Fugitive in alleged stock scam centered on a N.J. deli facing extradition after arrest in Thailand

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His name was on a “Red Notice,” say law enforcement sources — a request to authorities worldwide to locate and arrest a person pending extradition, surrender, or similar legal action.

And earlier this week, they say that notification led to the arrest in Thailand of Peter Coker Jr., 53, of Hong Kong, who disappeared after he was charged in September in connection with a massive stock manipulation scheme that centered improbably on a New Jersey deli in the middle of nowhere.

“He has been arrested,” confirmed Matthew Reilly, a spokesman for the U.S. Attorney’s office in Newark, who said Coker was taken into custody on Jan. 11.

Court filings do not indicate a request yet for extradition, but the docket in the case on Thursday set a new status conference on the case for later next month. Reilly declined comment on what might happen next.

The Bangkok Post, which first reported Coker’s arrest, said he had staying in a hotel room in the Thalang district of Thailand’s Phuket province.

Coker had been a fugitive since federal prosecutors in New Jersey unsealed an indictment charging him along with his father, Peter Coker Sr., 80, of Chapel Hill, N.C., and James Patten, 63, of Winston-Salem, N.C., alleging a conspiracy to commit securities fraud. Patten was also charged with four counts of manipulation of securities, four counts of wire fraud, and one count of money laundering.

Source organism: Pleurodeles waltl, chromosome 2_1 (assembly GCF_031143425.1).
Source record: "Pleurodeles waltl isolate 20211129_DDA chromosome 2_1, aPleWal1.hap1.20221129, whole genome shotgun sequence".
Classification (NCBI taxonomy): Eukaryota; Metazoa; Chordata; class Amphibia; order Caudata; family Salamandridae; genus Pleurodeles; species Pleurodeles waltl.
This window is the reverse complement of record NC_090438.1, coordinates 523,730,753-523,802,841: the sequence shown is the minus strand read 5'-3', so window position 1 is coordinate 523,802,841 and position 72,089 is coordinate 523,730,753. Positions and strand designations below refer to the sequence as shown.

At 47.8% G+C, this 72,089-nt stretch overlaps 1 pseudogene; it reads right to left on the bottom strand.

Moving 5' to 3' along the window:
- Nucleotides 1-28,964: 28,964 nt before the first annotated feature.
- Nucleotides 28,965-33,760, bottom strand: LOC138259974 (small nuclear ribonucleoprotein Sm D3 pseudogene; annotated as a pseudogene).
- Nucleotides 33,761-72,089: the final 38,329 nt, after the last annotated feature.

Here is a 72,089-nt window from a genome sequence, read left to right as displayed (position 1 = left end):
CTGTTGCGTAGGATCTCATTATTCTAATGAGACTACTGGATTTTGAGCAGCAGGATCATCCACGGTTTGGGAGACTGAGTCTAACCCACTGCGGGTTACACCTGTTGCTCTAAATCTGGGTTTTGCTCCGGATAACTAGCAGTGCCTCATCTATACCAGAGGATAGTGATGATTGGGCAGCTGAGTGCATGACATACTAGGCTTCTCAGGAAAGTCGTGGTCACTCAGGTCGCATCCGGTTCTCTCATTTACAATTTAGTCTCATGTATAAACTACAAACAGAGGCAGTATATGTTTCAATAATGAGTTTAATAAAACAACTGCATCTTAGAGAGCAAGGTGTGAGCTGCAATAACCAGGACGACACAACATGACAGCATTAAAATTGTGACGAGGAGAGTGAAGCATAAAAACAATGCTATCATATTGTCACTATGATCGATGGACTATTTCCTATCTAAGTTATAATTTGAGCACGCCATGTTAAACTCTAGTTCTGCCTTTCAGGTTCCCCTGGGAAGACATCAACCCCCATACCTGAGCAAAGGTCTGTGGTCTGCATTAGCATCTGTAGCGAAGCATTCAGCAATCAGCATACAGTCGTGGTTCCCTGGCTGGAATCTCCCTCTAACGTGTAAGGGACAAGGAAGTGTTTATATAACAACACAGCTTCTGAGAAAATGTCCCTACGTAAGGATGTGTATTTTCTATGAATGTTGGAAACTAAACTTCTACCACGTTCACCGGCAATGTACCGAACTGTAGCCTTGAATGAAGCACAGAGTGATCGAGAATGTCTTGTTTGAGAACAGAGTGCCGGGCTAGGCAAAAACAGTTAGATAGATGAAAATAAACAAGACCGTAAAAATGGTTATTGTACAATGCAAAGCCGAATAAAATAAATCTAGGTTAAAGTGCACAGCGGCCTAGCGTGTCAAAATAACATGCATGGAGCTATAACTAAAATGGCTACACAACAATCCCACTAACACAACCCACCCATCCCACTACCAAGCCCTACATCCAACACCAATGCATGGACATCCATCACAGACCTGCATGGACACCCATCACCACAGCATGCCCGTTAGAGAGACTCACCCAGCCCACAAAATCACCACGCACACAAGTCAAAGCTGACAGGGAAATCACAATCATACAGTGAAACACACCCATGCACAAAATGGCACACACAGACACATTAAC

The charges grew out of the collective head-scratching by financial experts last year over public filings of the Hometown Deli in Paulsboro in Gloucester County about nine miles southwest of Philadelphia that looked too good to be true.

The deli reported less than $40,000 in annual revenue from selling cheesesteaks and Italian subs. Yet its parent company, Homestead International — which owned nothing but the deli — was valued at more than $100 million, according to public reports.

“The pastrami must be amazing,” wrote head fund manager David Einhorn, who first drew attention to the company’s valuation in a shareholder newsletter.

The deli had been owned by Paul Morina, the principal and famed wrestling coach at Paulsboro High School, who became the CEO of the company that bought out the business until abruptly being forced out in May 2021.

Officials said Patten, a friend and former classmate of Morina, had convinced him to put the deli under the control of Hometown International, officials said.

“Unbeknownst to the deli owners, almost immediately after Hometown International was formed, Patten and his associates began positioning Hometown International as a vehicle for a reverse merger that would yield substantial profit to them,” prosecutors said. The scheme artificially inflated the price of Homestead International and a related company, E-Waste, through manipulative trading, the Securities and Exchange Commission said.

Hometown’s stock price rose 939% and E-Waste stock rose 19,900%, according to prosecutors.

“We allege that the defendants’ brazen schemes resulted in the artificial inflation of the stock price of two publicly traded companies with little to no annual revenues,” said Scott A. Thompson, associate director of enforcement in the Philadelphia Regional Office of the SEC when the criminal charges were brought in September. “Such manipulative schemes diminish the trust investors must have in the integrity of the markets, and we will pursue those who engage in such wrongdoing.”

The deli shut down last June while its management sought a new buyer.


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Staff writer Karin Price Mueller contributed to this report.

Ted Sherman may be reached at tsherman@njadvancemedia.com. Follow him on Twitter @TedShermanSL